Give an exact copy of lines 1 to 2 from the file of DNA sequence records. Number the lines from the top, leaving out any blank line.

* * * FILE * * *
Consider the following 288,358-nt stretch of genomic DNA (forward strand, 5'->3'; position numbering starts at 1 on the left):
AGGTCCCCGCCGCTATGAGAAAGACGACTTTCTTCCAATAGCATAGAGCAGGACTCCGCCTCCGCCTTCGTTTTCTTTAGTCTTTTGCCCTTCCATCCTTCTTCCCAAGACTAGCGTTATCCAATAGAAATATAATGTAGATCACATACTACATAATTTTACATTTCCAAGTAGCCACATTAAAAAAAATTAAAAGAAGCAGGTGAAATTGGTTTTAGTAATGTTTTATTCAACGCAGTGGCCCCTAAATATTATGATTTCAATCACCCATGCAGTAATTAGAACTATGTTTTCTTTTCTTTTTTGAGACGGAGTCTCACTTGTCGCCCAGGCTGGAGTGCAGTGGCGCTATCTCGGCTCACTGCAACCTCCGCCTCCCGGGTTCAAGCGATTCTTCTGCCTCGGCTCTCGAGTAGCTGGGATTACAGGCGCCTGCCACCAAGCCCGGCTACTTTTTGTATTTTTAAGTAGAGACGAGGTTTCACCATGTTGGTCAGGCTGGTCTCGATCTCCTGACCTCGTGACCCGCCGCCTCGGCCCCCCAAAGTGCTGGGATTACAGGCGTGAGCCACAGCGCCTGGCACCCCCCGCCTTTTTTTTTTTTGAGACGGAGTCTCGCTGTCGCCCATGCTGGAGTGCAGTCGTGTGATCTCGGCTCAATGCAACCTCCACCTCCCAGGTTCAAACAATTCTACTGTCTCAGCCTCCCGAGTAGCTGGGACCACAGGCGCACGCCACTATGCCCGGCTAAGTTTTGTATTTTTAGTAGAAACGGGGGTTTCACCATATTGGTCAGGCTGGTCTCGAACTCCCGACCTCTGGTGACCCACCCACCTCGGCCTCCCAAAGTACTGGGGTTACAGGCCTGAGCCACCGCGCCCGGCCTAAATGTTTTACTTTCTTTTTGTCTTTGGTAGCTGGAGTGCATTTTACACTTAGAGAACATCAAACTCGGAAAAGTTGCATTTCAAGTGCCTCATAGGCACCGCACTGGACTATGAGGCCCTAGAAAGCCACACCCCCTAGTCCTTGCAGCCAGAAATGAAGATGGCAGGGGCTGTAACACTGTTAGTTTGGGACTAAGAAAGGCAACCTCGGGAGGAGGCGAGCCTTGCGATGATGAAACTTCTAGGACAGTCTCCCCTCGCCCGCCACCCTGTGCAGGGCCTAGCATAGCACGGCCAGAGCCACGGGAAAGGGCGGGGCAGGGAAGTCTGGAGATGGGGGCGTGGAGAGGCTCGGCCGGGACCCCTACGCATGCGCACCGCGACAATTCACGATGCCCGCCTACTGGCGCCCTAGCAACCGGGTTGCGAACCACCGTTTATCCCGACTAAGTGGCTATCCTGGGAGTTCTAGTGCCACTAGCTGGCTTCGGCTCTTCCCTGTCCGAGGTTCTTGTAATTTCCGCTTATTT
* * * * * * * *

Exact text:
Consider the following 288,358-nt stretch of genomic DNA (forward strand, 5'->3'; position numbering starts at 1 on the left):
AGGTCCCCGCCGCTATGAGAAAGACGACTTTCTTCCAATAGCATAGAGCAGGACTCCGCCTCCGCCTTCGTTTTCTTTAGTCTTTTGCCCTTCCATCCTTCTTCCCAAGACTAGCGTTATCCAATAGAAATATAATGTAGATCACATACTACATAATTTTACATTTCCAAGTAGCCACATTAAAAAAAATTAAAAGAAGCAGGTGAAATTGGTTTTAGTAATGTTTTATTCAACGCAGTGGCCCCTAAATATTATGATTTCAATCACCCATGCAGTAATTAGAACTATGTTTTCTTTTCTTTTTTGAGACGGAGTCTCACTTGTCGCCCAGGCTGGAGTGCAGTGGCGCTATCTCGGCTCACTGCAACCTCCGCCTCCCGGGTTCAAGCGATTCTTCTGCCTCGGCTCTCGAGTAGCTGGGATTACAGGCGCCTGCCACCAAGCCCGGCTACTTTTTGTATTTTTAAGTAGAGACGAGGTTTCACCATGTTGGTCAGGCTGGTCTCGATCTCCTGACCTCGTGACCCGCCGCCTCGGCCCCCCAAAGTGCTGGGATTACAGGCGTGAGCCACAGCGCCTGGCACCCCCCGCCTTTTTTTTTTTTGAGACGGAGTCTCGCTGTCGCCCATGCTGGAGTGCAGTCGTGTGATCTCGGCTCAATGCAACCTCCACCTCCCAGGTTCAAACAATTCTACTGTCTCAGCCTCCCGAGTAGCTGGGACCACAGGCGCACGCCACTATGCCCGGCTAAGTTTTGTATTTTTAGTAGAAACGGGGGTTTCACCATATTGGTCAGGCTGGTCTCGAACTCCCGACCTCTGGTGACCCACCCACCTCGGCCTCCCAAAGTACTGGGGTTACAGGCCTGAGCCACCGCGCCCGGCCTAAATGTTTTACTTTCTTTTTGTCTTTGGTAGCTGGAGTGCATTTTACACTTAGAGAACATCAAACTCGGAAAAGTTGCATTTCAAGTGCCTCATAGGCACCGCACTGGACTATGAGGCCCTAGAAAGCCACACCCCCTAGTCCTTGCAGCCAGAAATGAAGATGGCAGGGGCTGTAACACTGTTAGTTTGGGACTAAGAAAGGCAACCTCGGGAGGAGGCGAGCCTTGCGATGATGAAACTTCTAGGACAGTCTCCCCTCGCCCGCCACCCTGTGCAGGGCCTAGCATAGCACGGCCAGAGCCACGGGAAAGGGCGGGGCAGGGAAGTCTGGAGATGGGGGCGTGGAGAGGCTCGGCCGGGACCCCTACGCATGCGCACCGCGACAATTCACGATGCCCGCCTACTGGCGCCCTAGCAACCGGGTTGCGAACCACCGTTTATCCCGACTAAGTGGCTATCCTGGGAGTTCTAGTGCCACTAGCTGGCTTCGGCTCTTCCCTGTCCGAGGTTCTTGTAATTTCCGCTTATTT